The grandson of a soldier who was resettled on a remote island in Co Fermanagh after the First World War has recalled both the struggles and happy times he experienced.
Some 11 soldiers were resettled on Cleenish Island in Upper Lough Erne.
It was part of a “Homes fit for heroes” promise by then prime minister David Lloyd George for the soldiers returning home from the Western Front.
This promise was realised through the Irish Soldiers and Sailors Act which, was passed in 1919.
However, Cleenish Island was one of the more unusual resettlements.
The soldiers were selected through a county-wide application process.
New homes with farmland were built on the island to help returning soldiers adapt to civilian life.
Each house came with up to 40 acres of land for the veterans to farm. They had to make money both to support themselves and pay for their new homes.
Many of the houses on the island now lie abandoned, but one still belongs to the family of the soldier to whom it was allocated.
Balfour Hoey’s grandfather John Balfour remained until he was 101 years old.
Mr Balfour had been a private with the Royal Irish Rifles and served for most of the war from when he was just 20 in 1914 in northern France and Flanders until the end of the war.
He saw action at the Battle of the Somme among other clashes, and managed to return home without major injury as a 25-year-old.
Mr Balfour was quoted in a newspaper article as describing the war as “hard and dangerous times”.
Mr Hoey said the land on the island was some of the best in Fermanagh, but said the soldiers did not have an easy start to their new lives.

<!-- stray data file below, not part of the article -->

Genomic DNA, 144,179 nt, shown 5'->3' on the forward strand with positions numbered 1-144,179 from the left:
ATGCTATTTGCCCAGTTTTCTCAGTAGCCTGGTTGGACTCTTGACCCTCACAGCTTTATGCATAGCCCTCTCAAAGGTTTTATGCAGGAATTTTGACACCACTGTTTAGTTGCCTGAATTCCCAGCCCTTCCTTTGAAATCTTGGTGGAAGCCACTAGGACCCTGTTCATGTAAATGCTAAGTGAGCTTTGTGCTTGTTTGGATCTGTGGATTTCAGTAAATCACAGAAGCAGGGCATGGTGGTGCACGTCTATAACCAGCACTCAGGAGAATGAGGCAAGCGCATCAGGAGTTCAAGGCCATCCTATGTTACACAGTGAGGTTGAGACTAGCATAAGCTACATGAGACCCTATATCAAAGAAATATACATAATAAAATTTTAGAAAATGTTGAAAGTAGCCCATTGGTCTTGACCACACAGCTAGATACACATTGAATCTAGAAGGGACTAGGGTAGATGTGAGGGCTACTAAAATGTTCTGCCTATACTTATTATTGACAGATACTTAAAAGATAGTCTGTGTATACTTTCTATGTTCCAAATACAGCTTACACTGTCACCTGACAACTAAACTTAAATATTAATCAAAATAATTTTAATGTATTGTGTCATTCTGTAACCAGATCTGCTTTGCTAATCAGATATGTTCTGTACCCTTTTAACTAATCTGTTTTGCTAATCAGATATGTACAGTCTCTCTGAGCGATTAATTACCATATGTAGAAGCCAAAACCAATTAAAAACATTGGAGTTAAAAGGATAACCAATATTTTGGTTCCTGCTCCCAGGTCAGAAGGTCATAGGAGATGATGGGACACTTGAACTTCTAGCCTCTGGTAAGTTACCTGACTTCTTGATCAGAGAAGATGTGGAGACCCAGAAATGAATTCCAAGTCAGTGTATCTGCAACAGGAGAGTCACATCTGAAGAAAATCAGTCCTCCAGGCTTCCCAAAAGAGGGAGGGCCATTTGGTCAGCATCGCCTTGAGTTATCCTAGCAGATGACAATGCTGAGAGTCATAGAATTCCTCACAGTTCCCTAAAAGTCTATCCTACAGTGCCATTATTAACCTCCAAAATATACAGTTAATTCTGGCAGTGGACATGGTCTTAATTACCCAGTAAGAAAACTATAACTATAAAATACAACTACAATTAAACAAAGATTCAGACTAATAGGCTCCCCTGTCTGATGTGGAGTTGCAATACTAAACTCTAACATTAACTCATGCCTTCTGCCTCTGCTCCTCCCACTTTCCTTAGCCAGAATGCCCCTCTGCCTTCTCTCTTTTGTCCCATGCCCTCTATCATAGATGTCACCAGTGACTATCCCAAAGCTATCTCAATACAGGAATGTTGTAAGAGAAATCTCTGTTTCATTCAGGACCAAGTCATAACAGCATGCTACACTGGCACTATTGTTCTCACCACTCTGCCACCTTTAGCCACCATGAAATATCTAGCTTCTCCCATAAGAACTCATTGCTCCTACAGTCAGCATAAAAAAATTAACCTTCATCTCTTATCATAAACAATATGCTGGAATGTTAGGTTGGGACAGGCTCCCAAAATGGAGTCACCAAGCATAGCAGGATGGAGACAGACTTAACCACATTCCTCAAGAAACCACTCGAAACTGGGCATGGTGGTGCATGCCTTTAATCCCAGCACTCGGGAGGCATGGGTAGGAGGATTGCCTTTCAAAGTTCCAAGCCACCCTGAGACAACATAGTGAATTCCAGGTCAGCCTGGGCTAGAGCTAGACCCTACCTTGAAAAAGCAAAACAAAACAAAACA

For a start there was no bridge to the island, and initially belongings and livestock had to be transported by “cot”, a type of raft used in the area to transport goods and animals to the various islands in the lough.
There was also no gas, no electricity, shops or other utilities.
A local newspaper report a few decades later chronicled the “long and arduous years of toil” on the island to make a living.
A bridge was built in 1956 following years of campaigning, but the same newspaper report said it was “too late to stop the exodus” of the former soldiers leaving.
Margaret Judge, of the Bellanaleck Local History Group, said many of the men had to borrow money to buy livestock and then heavy rain in the summer of 1924 meant little hay was yielded, and in the following spring many of the cattle were struck down with an illness.
Mr Balfour was the only veteran to remain despite the hardships.
Mr Hoey said he remembers being on the farm during his school holidays as a child.
“I remember playing on the farm from when I was about four years of age,” he told Press Association.
“I grew up in Ballinamallard, but I was there during all the holidays.
“My grandfather was the only one who stuck it out on the island.
“He never really said much about the other soldiers, but I suppose he was maybe sad more of them didn’t stay.
“But it was hard times he always said.”
The Bellanaleck Local History Group now run tours of the island, which also boasts a much older history as a monastic site dating back to the sixth century.
The group planted a tree in 2016 on the island to commemorate the former residents.